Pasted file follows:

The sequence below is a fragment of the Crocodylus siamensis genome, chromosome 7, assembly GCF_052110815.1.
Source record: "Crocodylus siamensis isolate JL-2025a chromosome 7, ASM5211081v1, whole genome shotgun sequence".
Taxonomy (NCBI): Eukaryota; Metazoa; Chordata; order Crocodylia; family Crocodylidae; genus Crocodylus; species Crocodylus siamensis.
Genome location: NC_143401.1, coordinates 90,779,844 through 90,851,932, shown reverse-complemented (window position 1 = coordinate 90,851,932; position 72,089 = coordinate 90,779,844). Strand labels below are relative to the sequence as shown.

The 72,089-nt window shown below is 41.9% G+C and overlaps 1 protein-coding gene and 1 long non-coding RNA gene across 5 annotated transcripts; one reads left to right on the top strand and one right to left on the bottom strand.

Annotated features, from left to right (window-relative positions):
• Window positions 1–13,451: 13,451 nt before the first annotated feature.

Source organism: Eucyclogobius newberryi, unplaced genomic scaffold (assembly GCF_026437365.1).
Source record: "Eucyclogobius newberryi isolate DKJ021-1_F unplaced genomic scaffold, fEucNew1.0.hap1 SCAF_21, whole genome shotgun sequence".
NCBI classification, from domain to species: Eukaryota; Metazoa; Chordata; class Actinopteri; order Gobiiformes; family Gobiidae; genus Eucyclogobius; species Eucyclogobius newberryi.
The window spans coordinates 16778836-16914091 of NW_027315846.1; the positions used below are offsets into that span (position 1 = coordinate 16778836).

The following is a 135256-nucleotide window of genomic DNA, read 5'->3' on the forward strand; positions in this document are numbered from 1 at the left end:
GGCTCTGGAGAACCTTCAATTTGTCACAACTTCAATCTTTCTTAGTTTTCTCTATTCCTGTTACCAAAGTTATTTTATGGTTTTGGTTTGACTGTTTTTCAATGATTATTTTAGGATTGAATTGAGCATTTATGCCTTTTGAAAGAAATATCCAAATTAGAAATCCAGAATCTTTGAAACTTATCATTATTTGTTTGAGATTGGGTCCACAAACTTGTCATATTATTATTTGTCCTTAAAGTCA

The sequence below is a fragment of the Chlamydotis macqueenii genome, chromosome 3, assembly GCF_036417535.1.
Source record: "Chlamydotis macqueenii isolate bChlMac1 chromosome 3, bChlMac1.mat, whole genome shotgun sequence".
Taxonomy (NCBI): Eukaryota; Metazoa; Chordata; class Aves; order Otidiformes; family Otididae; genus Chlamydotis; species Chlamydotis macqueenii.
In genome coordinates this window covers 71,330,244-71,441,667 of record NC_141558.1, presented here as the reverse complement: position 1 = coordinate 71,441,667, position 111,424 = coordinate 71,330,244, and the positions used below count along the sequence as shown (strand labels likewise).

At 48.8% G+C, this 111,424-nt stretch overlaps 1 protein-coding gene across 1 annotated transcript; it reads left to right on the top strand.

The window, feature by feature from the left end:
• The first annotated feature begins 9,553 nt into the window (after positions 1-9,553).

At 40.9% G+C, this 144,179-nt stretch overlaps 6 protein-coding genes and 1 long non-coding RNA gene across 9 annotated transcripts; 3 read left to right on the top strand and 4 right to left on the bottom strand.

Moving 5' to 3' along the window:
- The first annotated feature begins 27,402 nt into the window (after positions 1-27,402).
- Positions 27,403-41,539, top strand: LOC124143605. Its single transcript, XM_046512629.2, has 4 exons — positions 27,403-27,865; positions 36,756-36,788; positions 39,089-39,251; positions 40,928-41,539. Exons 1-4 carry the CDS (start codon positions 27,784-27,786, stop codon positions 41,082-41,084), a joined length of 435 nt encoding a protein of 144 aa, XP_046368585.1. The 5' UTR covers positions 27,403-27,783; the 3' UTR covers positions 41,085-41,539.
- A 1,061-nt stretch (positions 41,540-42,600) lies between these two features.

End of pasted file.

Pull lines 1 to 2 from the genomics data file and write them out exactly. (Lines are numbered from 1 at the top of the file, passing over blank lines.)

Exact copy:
The sequence below is a fragment of the Crocodylus siamensis genome, chromosome 7, assembly GCF_052110815.1.
Source record: "Crocodylus siamensis isolate JL-2025a chromosome 7, ASM5211081v1, whole genome shotgun sequence".